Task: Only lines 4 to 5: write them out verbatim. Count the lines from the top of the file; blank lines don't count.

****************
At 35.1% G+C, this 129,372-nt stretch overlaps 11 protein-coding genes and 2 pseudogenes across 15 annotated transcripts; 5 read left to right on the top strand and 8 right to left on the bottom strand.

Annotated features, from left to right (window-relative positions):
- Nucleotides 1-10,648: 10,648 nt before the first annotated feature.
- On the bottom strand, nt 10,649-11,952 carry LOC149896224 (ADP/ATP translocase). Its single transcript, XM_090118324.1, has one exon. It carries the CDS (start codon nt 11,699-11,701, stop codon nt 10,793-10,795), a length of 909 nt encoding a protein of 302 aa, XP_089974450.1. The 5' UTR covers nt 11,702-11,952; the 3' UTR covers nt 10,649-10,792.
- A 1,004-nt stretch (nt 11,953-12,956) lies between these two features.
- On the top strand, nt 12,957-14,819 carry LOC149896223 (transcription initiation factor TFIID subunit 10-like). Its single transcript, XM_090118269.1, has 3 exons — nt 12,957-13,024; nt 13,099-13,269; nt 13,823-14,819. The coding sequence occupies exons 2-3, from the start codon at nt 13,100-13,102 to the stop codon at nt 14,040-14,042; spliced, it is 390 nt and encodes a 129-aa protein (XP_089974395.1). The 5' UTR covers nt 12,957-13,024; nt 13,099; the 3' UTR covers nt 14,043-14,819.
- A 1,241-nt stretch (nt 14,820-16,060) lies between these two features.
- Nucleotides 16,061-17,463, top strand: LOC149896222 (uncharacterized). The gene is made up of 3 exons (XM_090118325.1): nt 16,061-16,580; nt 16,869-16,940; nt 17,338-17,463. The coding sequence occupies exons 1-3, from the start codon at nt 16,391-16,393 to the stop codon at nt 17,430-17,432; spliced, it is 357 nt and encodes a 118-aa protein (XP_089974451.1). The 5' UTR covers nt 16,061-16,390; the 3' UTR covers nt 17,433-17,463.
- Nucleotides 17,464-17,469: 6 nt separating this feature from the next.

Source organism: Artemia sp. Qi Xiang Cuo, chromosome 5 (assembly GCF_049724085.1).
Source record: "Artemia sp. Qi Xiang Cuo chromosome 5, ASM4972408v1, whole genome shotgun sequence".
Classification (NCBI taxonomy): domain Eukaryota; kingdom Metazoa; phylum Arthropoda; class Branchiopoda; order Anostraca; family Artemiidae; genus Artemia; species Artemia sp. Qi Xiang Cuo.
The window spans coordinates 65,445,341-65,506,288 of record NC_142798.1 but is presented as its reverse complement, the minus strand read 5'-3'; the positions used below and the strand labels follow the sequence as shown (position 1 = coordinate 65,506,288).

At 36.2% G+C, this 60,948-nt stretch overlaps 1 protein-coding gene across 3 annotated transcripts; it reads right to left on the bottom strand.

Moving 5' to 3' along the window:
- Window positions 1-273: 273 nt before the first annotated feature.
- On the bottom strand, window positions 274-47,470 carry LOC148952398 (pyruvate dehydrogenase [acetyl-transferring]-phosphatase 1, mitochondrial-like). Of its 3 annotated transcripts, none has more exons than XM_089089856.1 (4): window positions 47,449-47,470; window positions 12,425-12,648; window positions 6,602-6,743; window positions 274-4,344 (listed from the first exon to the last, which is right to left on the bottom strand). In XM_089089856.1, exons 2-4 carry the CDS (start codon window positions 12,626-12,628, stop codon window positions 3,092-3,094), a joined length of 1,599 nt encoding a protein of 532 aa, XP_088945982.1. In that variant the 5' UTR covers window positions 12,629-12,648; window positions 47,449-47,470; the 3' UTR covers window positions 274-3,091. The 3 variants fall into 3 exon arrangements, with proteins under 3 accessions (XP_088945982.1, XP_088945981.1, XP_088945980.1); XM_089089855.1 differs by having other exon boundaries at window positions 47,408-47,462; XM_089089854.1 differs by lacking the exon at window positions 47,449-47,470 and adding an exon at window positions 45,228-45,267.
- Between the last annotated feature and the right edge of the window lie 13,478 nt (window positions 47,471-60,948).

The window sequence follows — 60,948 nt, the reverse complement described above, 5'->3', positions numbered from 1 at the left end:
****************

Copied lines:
- On the bottom strand, nt 10,649-11,952 carry LOC149896224 (ADP/ATP translocase). Its single transcript, XM_090118324.1, has one exon. It carries the CDS (start codon nt 11,699-11,701, stop codon nt 10,793-10,795), a length of 909 nt encoding a protein of 302 aa, XP_089974450.1. The 5' UTR covers nt 11,702-11,952; the 3' UTR covers nt 10,649-10,792.
- A 1,004-nt stretch (nt 11,953-12,956) lies between these two features.